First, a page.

Economic Policy Making and the Structures of Corporatism in Latin America

  • William Glade


Quite unmistakably, we have in recent times been witnessing an intellectual Parousia of corporatism, corresponding apparently to the renewed flourishing in objective reality of this system of economic organization. In its earlier incarnation, the distinguishing attributes of the phenomenon were widely discussed and debated, most often under the rubric of fascism. Even then, many observed, as did von Beckerath in the Encyclopedia of the Social Sciences, that “it is difficult to isolate by abstract analysis the distinctive feature of fascism. Viewed either negatively or positively, it has elements in common with other systems of national organization.”1 There were, for instance, clear corporatist traits in the structural configuration that Keynes felt, in the mid-twenties, would eventually come to characterize advanced western capitalism, even in the liberal democracies.2


Public Sector Functional Equivalency Corporatist System Economic Policy Make Modern Economic Growth 
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  1. 1.
    Erwin von Beckerath, “Fascism,” Encyclopedia of the Social Sciences, Vol. 5 ( New York: Macmillan, 1948 ), pp. 133–139.Google Scholar
  2. 2.
    John Maynard Keynes, Essays in Persuasion (London: Rupert Hart-Davis, 1952). See the two essays titled “The End of Laissez-Faire” and “Am I a Liberal?” For corporatism in the United States, see John A. Garraty, “The New Deal, National Socialism, and the Great Depression,” American Historical Review 78 (1973): 914–15.Google Scholar
  3. 3.
    von Beckerath, “Fascism,” p. 134.Google Scholar
  4. 4.
    The synthesis that follows is derived from George Lowell Field, The Syndical and Corporative Institutions of Italian Fascism (New York: Columbia University Press, 1938); Roland Sarti, Fascism and Industrial Leadership in Italy (Berkeley: University of California Press, 1971); and Renzo de Felice, Fascism: An Informal Introduction to its Theory and Practice (New Brunswick, N. J.: Transaction Books, 1976 ). These works indicate plainly that macroeconomic management and industrial policy did not always operate in practice as the theory of corporatism envisaged.Google Scholar
  5. 5.
    The contradictions between the doctrine and practice of corporatism, as well as its ideological untidiness, are illustrated particularly well in Diamanté study of the Austrian case. There, varied professional interests and rural and urban lower middle classes were manipulated by the higher bourgeoisie with which, in principle, they were in opposition. Alfred Diamant, Austrian Catholics and the First Republic ( Princeton, N.J.: Princeton University Press, 1960 ).Google Scholar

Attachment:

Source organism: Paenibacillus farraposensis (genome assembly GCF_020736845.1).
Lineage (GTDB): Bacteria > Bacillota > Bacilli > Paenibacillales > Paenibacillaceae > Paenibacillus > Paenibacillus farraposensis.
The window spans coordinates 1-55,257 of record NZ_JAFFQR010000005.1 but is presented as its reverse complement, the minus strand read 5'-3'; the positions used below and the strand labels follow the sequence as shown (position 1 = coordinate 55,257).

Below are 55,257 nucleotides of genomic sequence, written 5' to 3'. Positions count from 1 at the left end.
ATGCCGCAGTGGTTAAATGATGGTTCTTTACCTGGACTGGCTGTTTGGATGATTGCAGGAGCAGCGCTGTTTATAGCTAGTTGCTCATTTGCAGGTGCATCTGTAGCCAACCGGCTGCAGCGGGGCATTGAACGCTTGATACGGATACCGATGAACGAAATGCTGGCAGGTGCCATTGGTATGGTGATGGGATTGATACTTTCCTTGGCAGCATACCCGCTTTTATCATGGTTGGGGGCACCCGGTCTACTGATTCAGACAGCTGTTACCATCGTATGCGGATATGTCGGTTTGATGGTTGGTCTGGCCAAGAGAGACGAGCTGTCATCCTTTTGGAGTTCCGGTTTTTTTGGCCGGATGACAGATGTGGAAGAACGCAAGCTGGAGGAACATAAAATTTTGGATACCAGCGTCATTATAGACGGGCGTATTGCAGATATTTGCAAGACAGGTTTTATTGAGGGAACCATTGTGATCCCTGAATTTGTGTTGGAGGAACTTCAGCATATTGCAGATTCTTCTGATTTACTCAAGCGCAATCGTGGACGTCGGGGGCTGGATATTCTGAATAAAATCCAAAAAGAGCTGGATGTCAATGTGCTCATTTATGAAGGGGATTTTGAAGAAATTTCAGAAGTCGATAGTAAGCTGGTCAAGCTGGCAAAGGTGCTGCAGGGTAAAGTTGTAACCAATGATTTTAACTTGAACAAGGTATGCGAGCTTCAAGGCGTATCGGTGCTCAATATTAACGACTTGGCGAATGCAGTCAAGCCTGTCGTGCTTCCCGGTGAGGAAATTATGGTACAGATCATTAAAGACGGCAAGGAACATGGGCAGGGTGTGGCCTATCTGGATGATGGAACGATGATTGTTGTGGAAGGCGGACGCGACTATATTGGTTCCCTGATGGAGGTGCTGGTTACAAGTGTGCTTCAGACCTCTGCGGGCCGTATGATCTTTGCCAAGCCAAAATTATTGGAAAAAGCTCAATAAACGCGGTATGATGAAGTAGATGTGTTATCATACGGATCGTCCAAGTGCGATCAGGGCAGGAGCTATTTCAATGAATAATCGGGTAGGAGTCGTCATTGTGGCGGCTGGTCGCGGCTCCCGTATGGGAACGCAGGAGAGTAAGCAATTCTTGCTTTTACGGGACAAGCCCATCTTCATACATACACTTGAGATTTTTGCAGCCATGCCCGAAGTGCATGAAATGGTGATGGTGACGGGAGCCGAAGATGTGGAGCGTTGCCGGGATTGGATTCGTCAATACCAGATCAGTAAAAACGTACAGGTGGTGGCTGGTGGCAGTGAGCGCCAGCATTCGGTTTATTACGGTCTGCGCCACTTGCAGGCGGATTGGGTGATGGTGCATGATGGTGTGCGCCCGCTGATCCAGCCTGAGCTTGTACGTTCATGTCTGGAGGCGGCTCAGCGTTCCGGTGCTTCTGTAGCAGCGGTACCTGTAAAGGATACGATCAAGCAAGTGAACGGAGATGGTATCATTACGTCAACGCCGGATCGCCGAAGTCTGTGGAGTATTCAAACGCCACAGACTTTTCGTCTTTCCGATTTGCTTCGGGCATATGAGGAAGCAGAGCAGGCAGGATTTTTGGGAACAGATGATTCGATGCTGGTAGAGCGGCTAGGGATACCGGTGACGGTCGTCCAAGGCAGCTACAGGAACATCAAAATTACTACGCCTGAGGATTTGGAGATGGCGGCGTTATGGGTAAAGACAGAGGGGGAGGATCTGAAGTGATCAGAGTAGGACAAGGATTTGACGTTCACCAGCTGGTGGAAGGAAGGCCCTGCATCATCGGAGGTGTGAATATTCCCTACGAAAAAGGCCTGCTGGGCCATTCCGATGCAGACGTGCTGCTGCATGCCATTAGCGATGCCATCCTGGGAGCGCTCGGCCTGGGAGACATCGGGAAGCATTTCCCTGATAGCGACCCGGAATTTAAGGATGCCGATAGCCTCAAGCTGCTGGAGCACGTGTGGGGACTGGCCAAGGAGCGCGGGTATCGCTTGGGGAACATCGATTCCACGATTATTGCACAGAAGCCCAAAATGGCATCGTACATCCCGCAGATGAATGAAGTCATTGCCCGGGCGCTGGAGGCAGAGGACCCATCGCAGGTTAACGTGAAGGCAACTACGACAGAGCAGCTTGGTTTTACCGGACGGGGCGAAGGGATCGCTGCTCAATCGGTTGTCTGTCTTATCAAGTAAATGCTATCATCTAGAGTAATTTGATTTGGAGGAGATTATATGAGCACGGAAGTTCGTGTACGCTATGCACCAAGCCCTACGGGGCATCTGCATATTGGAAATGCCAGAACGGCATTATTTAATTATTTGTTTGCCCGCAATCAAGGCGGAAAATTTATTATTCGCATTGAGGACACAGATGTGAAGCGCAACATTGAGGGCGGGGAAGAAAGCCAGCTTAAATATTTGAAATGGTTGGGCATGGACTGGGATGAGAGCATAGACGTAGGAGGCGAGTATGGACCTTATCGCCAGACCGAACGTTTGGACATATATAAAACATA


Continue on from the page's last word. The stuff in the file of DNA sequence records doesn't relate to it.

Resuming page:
6. 6.
    von Beckerath, “Fascism,” p. 137.Google Scholar
  7. 7.
    Diamant, Austrian Catholics and the First Republic, pp. 66–69, 283–85, also calls attention to the strong statist tradition in Austrian corporatism, which conferred on the state an omnicompetence that was decidedly at variance with other doctrinal elements of corporatism.Google Scholar
  8. 8.
    Curiously, the pre-World War II Japanese version of authoritarian capitalism was widely neglected by comparative systems scholars, although not by the handful of area specialists (mostly economic historians) who wrote on the economy of Japan.Google Scholar
  9. 9.
    Mihail Manoilesco, Le Siècle de Corporatisme ( Paris: F. Alcan, 1934 ).Google Scholar
  10. 10.
    For useful descriptions of the German case, see Robert A. Brady, The Spirit and Structure of German Fascism (New York: Viking Press, 1937); Claude W. Guillebaud, The Economic Recovery of Germany (London: Macmillan, 1939); and Arthur Schweitzer, Big Business in the Third Reich (Bloomington: Indiana University Press, 1964 ). Brady’s book points out similarities in economic and political behavior between Germany and other capitalist economies and shows how limited, in Germany, was the actual application of pure or formal corporatist principles.Google Scholar
  11. 11.